Here, (xμ[l,1;j,k])0≦j,k≦511 denotes decomposition approximate coefficients of the pinwheel framelet and (xμ[l,p;j,k])0≦j,k≦511 (2≦p≦52) denotes the decomposition detail coefficients of the pinwheel framelet. Hereinafter, let 2≦p≦52.

Let φμ,l,p be an appropriate function of two variables and set the following expression (μ=1, 2, 3).
zμ[l,p;j,k]=φμ,l,p(x1[l,p;j,k],xμ[l,p;j,k])  [Expression 3]

For example, set the following (where a1 and a2 are appropriate normalized constants; μ=1, 2, 3).
φμ,l,p(s,t)=|s|/a1,
φμ,l,p(s,t)=|s|/a1+|t|/a2  [Expression 4]

Set also the following.
yμ0[l;p] denotes a normalized l2 norm of (zμ[l,p;j,k])0≦j,k≦511 (μ=1,2,3).  [Expression 5]

b1, b2, b3 and b4 denote non-negative real numbers and they may be changed according to μ and each level l. Furthermore, they may be changed according to the orientation p from among the decomposition detail coefficients of the pinwheel framelet. They may be changed per sign of decomposition detail coefficients.

y μ [ l , p ] is set for y μ 0 [ l , p ] b 3 [ Expression 6 ] α μ [ l , p ] = ( b 2 - b 1 ) s ( y μ [ l , p ] , b 4 ) + b 1 = ( b 2 - b 1 ) y μ [ l , p ] b 4 y μ [ l , p ] b 4 + ( 1 - y μ [ l , p ] ) b 4 + b 1 [ Expression 7 ]

yμ,l[l,p;j,k] denoting a value between 0 and 1 obtained by performing an appropriate normalization on the absolute value of xμ[l,p;j,k]. Set the following, where the SN function s may be replaced with an appropriate perceptual function.

[ Expression 8 ] y μ , 2 [ l , p ; j , k ] = s ( y μ , 1 [ l , p ; j , k ] , α μ [ l , p ] ) = y μ , 1 [ l , p ; j , k ] α μ [ l , p ] y μ , 1 [ l , p ; j , k ] α μ [ l , p ] + ( 1 - y μ , 1 [ 1 , p ; j , k ] α μ [ l , p ] )

y′μ[l,p;j,k] denotes the result of multiplying yμ′2[l,p;j,k] by the signum function of xμ[l,p;j,k] and performing inverse operations of the normalization on the result.

X′μ(μ=1, 2, 3) denotes the data reconstructed by applying the pinwheel framelet synthesis filter to y′μ[l,p;j,k]. Put X′=(X′1, X′2, X′3).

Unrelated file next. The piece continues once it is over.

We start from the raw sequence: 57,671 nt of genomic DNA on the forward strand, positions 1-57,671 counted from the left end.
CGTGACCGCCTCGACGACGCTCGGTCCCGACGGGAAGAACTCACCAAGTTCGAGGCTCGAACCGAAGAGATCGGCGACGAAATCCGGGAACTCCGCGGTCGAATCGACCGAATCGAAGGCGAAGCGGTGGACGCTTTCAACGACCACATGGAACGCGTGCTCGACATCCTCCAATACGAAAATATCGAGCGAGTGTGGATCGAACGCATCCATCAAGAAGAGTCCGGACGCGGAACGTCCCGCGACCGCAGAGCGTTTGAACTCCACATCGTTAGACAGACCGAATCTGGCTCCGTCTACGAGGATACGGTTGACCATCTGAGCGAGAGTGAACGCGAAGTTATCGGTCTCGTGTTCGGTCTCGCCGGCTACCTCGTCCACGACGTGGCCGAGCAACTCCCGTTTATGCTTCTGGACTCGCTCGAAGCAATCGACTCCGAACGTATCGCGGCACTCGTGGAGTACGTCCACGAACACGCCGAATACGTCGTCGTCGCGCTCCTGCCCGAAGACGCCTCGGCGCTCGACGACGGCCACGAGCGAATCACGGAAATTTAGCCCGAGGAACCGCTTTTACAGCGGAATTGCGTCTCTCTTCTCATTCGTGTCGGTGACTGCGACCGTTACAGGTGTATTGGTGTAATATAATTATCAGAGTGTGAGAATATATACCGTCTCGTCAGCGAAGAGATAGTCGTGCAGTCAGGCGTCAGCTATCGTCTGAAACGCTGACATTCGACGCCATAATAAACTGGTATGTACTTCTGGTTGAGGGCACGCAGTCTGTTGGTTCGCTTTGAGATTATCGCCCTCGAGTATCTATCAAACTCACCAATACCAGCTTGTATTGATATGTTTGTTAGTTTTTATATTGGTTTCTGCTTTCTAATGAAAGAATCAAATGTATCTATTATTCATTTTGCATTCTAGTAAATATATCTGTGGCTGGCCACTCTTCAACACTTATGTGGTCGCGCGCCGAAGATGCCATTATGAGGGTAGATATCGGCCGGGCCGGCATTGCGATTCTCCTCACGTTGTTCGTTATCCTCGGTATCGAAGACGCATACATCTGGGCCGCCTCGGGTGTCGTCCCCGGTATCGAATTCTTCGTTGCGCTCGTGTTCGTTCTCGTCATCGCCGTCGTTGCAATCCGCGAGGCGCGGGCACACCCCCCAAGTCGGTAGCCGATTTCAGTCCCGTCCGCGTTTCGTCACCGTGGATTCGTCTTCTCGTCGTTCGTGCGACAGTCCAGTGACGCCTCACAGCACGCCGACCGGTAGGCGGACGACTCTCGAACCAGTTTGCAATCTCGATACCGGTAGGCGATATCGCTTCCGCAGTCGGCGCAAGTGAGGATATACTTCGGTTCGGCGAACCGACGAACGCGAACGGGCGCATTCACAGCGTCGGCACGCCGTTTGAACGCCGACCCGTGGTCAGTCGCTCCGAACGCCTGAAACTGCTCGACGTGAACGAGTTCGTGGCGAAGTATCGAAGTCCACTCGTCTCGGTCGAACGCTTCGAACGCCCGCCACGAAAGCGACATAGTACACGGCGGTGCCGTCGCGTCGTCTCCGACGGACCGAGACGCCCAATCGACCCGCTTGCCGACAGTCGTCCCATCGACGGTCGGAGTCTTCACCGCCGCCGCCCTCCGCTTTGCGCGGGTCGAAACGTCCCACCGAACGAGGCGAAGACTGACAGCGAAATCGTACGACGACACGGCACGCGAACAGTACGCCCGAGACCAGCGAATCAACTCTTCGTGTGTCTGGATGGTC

X′ denotes the image obtained by processing X. In the example of processed image, for b1, b2, b3 and b4, L* is the same regarding orientation components per level and, a* and b* are set per level according to the horizontal, vertical, diagonal orientations etc.

The function for performing forward processing is described above. By switching the content of coefficient processing according to the magnitude of energy, a function for performing reverse processing can be created. More specifically, the above-described b1, b2, b3 and b4 are determined appropriately and the result of multiplying the right hand side of the equation of the left hand side αμ[l,p] is replaced with αμ[l,p] again, which serves as an example of the coefficient processing of the reverse processing.

In order to make it further close to the human visual perception, the processing method may be changed according to the difference in the sign of xμ[l,p;j,k]. Exemplary processing where independent processing is performed according to the difference in the sign of decomposition detail coefficients.

As in the above-described case, X denotes an original image and the number of pixels of X is 512×512 pixels (the number of pixels is not limited to this). Because X is composed of L*, a*, and b*, X1, X2 and X3 correspond to L*, a*, and b*, respectively.

Each Xμ (μ=1, 2, 3) is decomposed using a pinwheel framelet to the level 8. In this example, in consideration for the properties of the orientation selectivity of simple cells in V1 of the cerebral cortex, the degree of the pinwheel framelet is changed per level.

In other words, the pinwheel framelet of degree 7 is used at levels 1 to 3, the pinwheel framelet of degree 5 is used at levels 4 to 6, and the pinwheel framelet of degree 3 is used at levels 7 and 8. If nl denotes the number of the filters of the pinwheel framelet used at level l, the followings are set in this example.
n1=n2=n3=(7−1)2+(7+1)2=100
n4=n5=n6=(5−1)2+(5+1)2=52
n7=n8=(3−1)2+(3+1)2=20

The decomposition coefficients of the pinwheel framelet to level 8 are as follows.
(xμ[l,p;j,k])0≦j,k≦511; 1≦p≦n1, 1≦l≦8, μ=1,2,3  [Expression 9]

The processing method is changed according to the difference in the sign of xμ[l,p;j,k]. First, the value of +1 or −1 is allocated for s(l,p) according to the type (even, odd or mixed type) of the filter. For example, if the form of the filter corresponding to l,p is a positive even type, +1 is allocated; if it is negative even type, −1 is allocated; and if it is odd or mixed type, +1 is allocated.
xμ(0)[l,p;j,k]=max(0,sp(l,p)xμ[l,p;j,k])
xμ(1)[l,p;j,k]=max(0,sp(l,p)xμ[l,p;j,k])  [Expression 10]
(yμ,1(i)[l,p;j,k])0≦j,k≦511  [Expression 11]
denotes the result of an appropriate normalization on (xμ(i)[l, p; j, k])0≦j,k≦511. From (xμ(i)[l, p; j, k])0≦j,k≦511, an index for non-linearly processing is determined according to, for example, the following method:
zμ(i)[l,p;j,k]=φμ,l,p(x1(i)[l,p;j,k],xμ(i)[l,p;j,k]).

Here φμ,l,p is defined as follows:
φ1,l,p(s,t)=|s|/a11,
φ2,l,p(s,t)=|s|/a21+|t|/a22,
φ3,l,p(s,t)=|s|/a31+|t|/a32,  [Expression 12]
where a11, . . . , a32 are appropriate normalized constants.
yμ0[i;l,p] denotes a normalization norm of (zμ(i)[l,p;j,k])0≦j,k≦511.  [Expression 13]
αμ(i)[l,p]=b1,j×yμ0[i;l,p]b23+B3,j  [Expression 14]

The above is set, where b1,i, b2,i, and b3,i are constants that can be determined experimentally. Set following to perform non-linear processing.